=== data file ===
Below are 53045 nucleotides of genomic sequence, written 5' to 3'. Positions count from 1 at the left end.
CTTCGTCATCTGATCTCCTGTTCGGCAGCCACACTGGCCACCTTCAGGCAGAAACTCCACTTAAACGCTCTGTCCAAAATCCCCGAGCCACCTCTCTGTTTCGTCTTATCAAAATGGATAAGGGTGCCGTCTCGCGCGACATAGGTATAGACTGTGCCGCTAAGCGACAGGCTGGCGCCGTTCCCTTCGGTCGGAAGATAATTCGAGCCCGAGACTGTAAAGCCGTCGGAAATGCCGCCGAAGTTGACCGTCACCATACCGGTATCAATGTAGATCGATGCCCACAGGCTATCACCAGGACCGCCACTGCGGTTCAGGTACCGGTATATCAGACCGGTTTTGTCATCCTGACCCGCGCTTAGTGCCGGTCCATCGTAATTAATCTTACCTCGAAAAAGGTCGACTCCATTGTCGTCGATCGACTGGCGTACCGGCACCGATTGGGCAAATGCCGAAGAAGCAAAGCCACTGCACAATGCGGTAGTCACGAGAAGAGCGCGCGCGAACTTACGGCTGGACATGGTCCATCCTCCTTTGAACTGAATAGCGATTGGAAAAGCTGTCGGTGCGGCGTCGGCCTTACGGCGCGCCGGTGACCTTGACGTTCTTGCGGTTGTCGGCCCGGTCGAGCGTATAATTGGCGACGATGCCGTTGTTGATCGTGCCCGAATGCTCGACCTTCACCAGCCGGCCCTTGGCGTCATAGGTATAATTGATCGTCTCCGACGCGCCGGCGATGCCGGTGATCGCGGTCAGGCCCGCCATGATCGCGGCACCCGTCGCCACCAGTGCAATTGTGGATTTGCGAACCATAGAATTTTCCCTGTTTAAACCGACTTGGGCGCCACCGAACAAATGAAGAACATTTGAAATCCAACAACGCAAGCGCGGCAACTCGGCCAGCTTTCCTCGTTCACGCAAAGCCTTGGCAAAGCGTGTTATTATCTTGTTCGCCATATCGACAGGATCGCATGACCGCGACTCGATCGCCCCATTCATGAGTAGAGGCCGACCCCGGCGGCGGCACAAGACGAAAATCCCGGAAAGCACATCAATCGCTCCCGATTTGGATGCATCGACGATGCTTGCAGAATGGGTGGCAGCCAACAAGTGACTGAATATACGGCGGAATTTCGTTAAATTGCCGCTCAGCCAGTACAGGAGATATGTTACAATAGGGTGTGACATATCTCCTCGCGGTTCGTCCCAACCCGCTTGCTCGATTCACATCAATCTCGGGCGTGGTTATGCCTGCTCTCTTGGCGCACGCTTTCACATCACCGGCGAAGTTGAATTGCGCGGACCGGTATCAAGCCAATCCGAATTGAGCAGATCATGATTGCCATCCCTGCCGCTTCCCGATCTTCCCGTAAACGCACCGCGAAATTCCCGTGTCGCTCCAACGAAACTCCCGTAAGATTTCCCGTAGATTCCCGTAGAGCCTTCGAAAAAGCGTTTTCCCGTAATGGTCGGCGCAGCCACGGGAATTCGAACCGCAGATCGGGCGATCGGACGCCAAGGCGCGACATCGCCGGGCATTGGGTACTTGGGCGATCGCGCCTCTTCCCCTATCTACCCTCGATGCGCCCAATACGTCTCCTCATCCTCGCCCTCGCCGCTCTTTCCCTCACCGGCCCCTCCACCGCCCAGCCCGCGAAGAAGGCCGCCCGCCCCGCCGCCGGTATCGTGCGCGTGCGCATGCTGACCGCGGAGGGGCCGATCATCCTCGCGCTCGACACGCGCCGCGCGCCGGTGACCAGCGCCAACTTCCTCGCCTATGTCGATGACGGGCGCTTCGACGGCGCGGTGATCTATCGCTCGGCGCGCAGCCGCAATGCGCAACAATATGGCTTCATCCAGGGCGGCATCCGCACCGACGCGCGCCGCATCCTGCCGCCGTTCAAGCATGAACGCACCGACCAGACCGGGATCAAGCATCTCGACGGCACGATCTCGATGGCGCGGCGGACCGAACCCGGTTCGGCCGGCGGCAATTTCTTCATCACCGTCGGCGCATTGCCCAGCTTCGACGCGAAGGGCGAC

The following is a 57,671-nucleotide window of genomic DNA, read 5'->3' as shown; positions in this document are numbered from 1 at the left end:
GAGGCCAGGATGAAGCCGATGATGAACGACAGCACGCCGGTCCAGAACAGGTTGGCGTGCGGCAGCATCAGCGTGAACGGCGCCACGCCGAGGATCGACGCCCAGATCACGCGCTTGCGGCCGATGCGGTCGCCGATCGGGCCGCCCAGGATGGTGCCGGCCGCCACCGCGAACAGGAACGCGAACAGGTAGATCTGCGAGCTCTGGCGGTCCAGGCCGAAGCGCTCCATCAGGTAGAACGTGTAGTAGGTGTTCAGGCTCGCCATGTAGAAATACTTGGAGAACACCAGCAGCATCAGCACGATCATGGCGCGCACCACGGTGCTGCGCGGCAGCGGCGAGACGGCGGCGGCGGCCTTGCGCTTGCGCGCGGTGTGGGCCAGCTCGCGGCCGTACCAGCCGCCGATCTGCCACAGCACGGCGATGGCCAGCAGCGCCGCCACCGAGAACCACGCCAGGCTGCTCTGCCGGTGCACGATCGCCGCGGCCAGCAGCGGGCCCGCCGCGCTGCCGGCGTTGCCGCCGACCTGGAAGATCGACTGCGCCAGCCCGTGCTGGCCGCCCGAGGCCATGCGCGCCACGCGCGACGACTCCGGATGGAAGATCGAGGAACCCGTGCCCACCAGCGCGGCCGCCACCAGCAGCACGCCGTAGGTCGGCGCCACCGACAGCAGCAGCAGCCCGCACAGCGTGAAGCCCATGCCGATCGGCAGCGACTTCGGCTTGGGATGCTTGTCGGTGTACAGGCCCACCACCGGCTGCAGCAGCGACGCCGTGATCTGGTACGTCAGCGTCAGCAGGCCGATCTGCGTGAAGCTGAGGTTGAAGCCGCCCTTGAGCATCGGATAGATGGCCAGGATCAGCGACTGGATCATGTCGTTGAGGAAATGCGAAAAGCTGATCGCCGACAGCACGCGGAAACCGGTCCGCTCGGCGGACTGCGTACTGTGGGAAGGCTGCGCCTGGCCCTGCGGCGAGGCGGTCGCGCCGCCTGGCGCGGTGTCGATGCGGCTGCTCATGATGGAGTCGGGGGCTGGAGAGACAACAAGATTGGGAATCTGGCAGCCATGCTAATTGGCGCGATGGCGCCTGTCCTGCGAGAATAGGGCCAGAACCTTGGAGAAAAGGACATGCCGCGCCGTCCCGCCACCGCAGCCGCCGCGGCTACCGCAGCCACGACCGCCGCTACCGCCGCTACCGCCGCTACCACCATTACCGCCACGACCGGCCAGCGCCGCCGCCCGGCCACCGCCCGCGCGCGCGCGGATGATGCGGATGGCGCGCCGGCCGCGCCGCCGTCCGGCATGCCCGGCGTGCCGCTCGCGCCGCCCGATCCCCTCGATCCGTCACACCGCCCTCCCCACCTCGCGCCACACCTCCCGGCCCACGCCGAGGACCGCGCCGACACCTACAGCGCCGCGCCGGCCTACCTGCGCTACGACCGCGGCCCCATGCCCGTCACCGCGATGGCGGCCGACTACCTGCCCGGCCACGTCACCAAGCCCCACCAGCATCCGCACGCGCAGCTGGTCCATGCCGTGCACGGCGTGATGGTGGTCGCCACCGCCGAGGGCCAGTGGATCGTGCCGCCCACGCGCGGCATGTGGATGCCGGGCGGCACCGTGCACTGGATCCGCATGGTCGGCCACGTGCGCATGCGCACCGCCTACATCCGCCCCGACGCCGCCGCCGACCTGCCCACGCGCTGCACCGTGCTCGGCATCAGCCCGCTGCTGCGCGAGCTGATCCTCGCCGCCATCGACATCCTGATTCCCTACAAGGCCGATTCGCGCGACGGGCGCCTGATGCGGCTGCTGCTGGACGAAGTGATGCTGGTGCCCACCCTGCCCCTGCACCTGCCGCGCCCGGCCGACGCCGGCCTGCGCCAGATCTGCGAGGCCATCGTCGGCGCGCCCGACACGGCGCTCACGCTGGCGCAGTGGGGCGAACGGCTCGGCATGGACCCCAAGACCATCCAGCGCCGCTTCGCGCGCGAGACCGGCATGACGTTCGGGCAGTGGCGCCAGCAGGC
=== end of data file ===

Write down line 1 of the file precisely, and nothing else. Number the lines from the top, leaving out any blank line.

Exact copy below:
Below are 53045 nucleotides of genomic sequence, written 5' to 3'. Positions count from 1 at the left end.